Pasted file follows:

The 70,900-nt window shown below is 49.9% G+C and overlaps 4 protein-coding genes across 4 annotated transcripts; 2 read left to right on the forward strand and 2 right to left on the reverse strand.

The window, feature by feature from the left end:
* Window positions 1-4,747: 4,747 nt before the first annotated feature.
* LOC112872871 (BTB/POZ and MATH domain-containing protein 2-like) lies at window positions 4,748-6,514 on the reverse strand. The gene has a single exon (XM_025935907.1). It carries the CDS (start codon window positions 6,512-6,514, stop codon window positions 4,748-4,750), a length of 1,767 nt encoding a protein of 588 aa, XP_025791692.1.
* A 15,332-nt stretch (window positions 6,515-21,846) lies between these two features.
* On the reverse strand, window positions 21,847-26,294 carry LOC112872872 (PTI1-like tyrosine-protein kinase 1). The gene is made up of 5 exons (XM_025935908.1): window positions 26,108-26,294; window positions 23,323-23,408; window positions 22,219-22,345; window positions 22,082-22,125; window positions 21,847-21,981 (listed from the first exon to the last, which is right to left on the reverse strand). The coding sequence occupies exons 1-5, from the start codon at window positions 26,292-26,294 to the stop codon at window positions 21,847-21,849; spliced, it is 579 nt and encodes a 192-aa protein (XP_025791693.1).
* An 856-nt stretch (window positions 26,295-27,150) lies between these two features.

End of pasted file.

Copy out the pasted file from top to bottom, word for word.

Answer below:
The 70,900-nt window shown below is 49.9% G+C and overlaps 4 protein-coding genes across 4 annotated transcripts; 2 read left to right on the forward strand and 2 right to left on the reverse strand.

The window, feature by feature from the left end:
* Window positions 1-4,747: 4,747 nt before the first annotated feature.
* LOC112872871 (BTB/POZ and MATH domain-containing protein 2-like) lies at window positions 4,748-6,514 on the reverse strand. The gene has a single exon (XM_025935907.1). It carries the CDS (start codon window positions 6,512-6,514, stop codon window positions 4,748-4,750), a length of 1,767 nt encoding a protein of 588 aa, XP_025791692.1.
* A 15,332-nt stretch (window positions 6,515-21,846) lies between these two features.
* On the reverse strand, window positions 21,847-26,294 carry LOC112872872 (PTI1-like tyrosine-protein kinase 1). The gene is made up of 5 exons (XM_025935908.1): window positions 26,108-26,294; window positions 23,323-23,408; window positions 22,219-22,345; window positions 22,082-22,125; window positions 21,847-21,981 (listed from the first exon to the last, which is right to left on the reverse strand). The coding sequence occupies exons 1-5, from the start codon at window positions 26,292-26,294 to the stop codon at window positions 21,847-21,849; spliced, it is 579 nt and encodes a 192-aa protein (XP_025791693.1).
* An 856-nt stretch (window positions 26,295-27,150) lies between these two features.